Social Lab at The Museum of Tolerance

The Museum of Tolerance in Los Angeles, a Simon Wiesenthal Center Museum, challenges visitors to act in the face of intolerance by building awareness of pressing issues through local and global perspectives and facilitating connection through dialogue and engagement.


Unified Field

Practice Area


Simon Wiesenthal Center, Inc., The Museum of Tolerance


The Challenge

The Social Lab is a space for visitors to explore their social responsibility in the world, as they participate in sixteen media-driven experiences, each thematically building upon each other. The experiences do not shy away from difficult conversations and inquiries. At the interactive tolerance lens, visitors respond to poignant questions, adding their voices and selfies, committing to be a face of change. Their images and responses alongside real-time data visualizations combine to create a digital kaleidoscope of what we stand for as a community.

Project Vision

Beginning with an interactive BiasTest we come to realize that we all have innate biases. Poignant films, including topics of Social Justice, Civil Rights, anti-Semitism, and the Power of Comedy provide a balance to the interactivity of the Social Lab, giving moments for pause and reflection.

An interactive Bias Test shows our innate biases, while the introductory film, “Who Are We?,” connects us through the struggles of social injustice and inequality.

Benny Chan Architectural Photography

The Tolerance Lens combines visitor’s portraits and commitments to create a real-time data visualization as a digital kaleidoscope of what we stand for as a community.

Benny Chan Architectural Photography

At the Forum visitors collaborate to find best solutions to local and national issues such as Homelessness, Immigration, Equity in Policing, Public Health in the Pandemic, and Bigotry and Hatred.

Benny Chan Architectural Photography

Design + Execution

The culminating experience is designed to inspire us to make a difference as we leave the Social Lab and enter the world at large. Visitors are enveloped into a spoken word introductory film, “Who Are We?,” bringing to the forefront our interconnectedness through the struggles of social injustice and inequality. An angled hallway of mirrors prompts us, through reflection, to look inward as it opens to freeform path of discovery. Contemporary issues of social relevance are explored from an individual, communal, national, and global perspectives.

Information can be sent to visitors about relevant organizations working on the issues they are committed to. This experience facilitates transforming knowledge into action. As visitors exit through a poetic word gesture-based projection, as they move through a sea of negative words, their presence and actions bring light into the darkness. Positive words break through the negative sea, accompanied by inspirational quotes from those that have come before.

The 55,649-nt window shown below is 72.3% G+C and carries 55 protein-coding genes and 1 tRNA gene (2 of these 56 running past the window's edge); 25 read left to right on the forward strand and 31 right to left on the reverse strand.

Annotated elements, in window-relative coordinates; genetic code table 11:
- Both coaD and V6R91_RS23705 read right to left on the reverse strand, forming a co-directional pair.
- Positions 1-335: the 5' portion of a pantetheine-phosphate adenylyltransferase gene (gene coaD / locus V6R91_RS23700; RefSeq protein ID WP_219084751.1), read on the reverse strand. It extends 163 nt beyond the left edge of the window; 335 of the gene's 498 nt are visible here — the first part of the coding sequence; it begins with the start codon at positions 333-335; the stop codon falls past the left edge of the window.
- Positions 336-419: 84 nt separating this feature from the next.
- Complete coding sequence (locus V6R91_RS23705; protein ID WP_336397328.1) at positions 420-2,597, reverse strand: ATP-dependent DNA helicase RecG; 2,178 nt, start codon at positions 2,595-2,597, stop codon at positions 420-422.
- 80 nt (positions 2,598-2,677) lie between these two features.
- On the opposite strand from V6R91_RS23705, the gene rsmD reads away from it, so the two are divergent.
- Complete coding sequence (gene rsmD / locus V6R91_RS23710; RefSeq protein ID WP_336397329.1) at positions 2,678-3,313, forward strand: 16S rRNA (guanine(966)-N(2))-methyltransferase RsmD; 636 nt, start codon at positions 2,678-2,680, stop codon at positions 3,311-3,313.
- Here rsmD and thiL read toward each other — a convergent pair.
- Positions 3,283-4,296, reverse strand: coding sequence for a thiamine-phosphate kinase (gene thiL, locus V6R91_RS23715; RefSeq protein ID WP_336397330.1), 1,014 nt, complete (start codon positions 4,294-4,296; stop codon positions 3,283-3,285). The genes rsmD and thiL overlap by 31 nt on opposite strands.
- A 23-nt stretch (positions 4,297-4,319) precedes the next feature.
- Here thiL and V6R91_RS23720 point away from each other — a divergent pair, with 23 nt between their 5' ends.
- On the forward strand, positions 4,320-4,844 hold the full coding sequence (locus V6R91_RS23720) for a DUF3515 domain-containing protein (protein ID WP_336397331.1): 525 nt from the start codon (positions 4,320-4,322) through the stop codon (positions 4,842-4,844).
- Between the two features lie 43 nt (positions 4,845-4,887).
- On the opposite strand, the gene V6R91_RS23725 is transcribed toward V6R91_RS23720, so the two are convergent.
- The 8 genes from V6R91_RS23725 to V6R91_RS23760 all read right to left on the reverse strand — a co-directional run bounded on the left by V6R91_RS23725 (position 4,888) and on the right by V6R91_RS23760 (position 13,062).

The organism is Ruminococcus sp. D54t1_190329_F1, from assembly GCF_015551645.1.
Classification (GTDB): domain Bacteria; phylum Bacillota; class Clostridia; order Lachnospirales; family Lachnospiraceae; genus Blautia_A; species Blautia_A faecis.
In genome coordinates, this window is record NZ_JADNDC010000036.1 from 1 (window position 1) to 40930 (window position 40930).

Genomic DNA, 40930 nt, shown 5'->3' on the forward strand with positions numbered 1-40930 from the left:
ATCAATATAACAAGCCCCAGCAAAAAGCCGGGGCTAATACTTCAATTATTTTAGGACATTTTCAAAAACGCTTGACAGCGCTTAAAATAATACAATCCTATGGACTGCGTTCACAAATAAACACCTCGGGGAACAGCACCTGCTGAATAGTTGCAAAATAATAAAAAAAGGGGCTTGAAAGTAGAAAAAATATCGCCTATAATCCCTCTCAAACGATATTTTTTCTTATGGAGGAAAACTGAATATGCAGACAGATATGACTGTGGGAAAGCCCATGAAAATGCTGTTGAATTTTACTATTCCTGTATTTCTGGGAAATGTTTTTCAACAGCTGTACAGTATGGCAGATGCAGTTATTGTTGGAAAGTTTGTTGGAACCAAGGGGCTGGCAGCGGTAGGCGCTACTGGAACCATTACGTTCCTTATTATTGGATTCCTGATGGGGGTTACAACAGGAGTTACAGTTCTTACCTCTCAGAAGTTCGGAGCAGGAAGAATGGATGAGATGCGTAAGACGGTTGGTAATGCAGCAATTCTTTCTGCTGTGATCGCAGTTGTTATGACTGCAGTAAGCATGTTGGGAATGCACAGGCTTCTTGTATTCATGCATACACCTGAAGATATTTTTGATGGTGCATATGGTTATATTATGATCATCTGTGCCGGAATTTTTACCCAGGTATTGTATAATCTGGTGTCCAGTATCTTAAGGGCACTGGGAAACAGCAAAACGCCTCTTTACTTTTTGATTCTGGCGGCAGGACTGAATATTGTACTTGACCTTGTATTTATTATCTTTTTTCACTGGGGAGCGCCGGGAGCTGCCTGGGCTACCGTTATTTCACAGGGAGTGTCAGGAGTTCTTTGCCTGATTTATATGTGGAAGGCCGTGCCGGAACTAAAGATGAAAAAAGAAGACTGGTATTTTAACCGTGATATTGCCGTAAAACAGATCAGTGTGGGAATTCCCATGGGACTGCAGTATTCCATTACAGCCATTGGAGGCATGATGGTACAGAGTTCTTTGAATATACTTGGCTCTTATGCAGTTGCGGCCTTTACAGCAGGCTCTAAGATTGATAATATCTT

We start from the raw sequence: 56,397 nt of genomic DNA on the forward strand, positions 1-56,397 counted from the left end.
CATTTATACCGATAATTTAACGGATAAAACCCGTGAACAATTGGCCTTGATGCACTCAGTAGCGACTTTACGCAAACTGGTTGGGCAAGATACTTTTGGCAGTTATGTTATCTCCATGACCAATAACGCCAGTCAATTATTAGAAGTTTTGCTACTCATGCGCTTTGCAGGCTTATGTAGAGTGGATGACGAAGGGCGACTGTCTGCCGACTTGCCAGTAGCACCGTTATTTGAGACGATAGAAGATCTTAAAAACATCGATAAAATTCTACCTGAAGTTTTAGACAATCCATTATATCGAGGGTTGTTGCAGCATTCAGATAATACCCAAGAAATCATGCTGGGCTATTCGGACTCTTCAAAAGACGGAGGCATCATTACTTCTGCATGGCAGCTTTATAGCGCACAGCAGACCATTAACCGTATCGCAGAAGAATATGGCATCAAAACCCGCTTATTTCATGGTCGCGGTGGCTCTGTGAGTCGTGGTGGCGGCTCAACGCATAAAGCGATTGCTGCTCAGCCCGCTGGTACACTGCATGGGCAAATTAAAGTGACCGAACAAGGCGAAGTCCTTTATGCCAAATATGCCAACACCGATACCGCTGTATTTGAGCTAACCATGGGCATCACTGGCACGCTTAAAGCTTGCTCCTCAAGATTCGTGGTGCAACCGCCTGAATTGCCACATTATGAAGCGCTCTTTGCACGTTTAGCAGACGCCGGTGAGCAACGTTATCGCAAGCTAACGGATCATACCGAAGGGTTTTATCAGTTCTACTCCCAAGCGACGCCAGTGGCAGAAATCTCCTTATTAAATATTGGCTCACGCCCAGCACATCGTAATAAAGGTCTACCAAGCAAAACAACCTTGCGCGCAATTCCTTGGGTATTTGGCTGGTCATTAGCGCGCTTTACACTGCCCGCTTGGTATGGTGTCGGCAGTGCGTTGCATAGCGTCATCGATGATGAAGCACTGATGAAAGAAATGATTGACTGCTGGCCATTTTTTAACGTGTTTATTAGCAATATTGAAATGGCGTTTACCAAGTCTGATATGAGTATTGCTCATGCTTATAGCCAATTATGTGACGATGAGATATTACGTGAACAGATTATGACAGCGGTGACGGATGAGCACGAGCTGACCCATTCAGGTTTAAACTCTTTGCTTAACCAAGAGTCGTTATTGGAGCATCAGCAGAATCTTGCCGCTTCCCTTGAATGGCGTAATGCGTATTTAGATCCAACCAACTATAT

Through interactive activities, videos, data and infographics, at the Global Crisis Center visitors share
real-world issues, connecting to each other and the people and organizations who are making a difference.

Benny Chan Architectural Photography

We The People is a twenty-panel interactive wall that offers visitors an expansive context of United States history through the unique thematic lenses of Diversity, Intolerance and Rights.

Maureen Lin

Poignant films provide moments for pause and reflection on topics of Social Justice, Civil Rights, anti-Semitism, and the Power of Comedy.

Unified Field

This culminating experience transforms knowledge into action. People commit to an issue they care about at Empathy Vending Machines and exit through a poetic projection that brings light into darkness.

Benny Chan Architectural Photography

Unified Field
Project Details
This project challenges visitors to not just interact with content, but to use their interactions as a tool to examine their own biases, perspectives, and personal agency. Visitors are prompted to think about how we react to intolerance within ourselves, within our communities, and within the world. The positive, action-oriented conclusion of the exhibit encourages personal and societal ripple effects beyond the museum.
Juror 1
This exhibit examines pressing issues around intolerance with masterful use of custom produced film and simple interactions. I love how it directly engages the visitor around hard topics with no easy answers.
Juror 2
Design Team

Marla Supnick (principal-in-charge)
Maureen Lin (art director / lead designer)
Jeff Becker (director of creative technology)
Alisa Katz (project manager)
Sorn Bunnag, (producer)
Yuki Collins, Joyce Zheng (designers)
Ritesh Lala, Henry Tseng (lead programmers)


Yazdani Studio of CannonDesign (architecture)
Sierra Construction (fabrication)
Electrosonic, Inc. (digital fabrication)
HLB Lighting Design (lighting design)

Photo Credits

Benny Chan Architectural Photography
Daddy Ramazani (director)
Ava Rikki (director, director of photography)
Ashler Soter, Liz Holland (producers)
Kyle Mathers (editing, videography)

Open Date

August 2021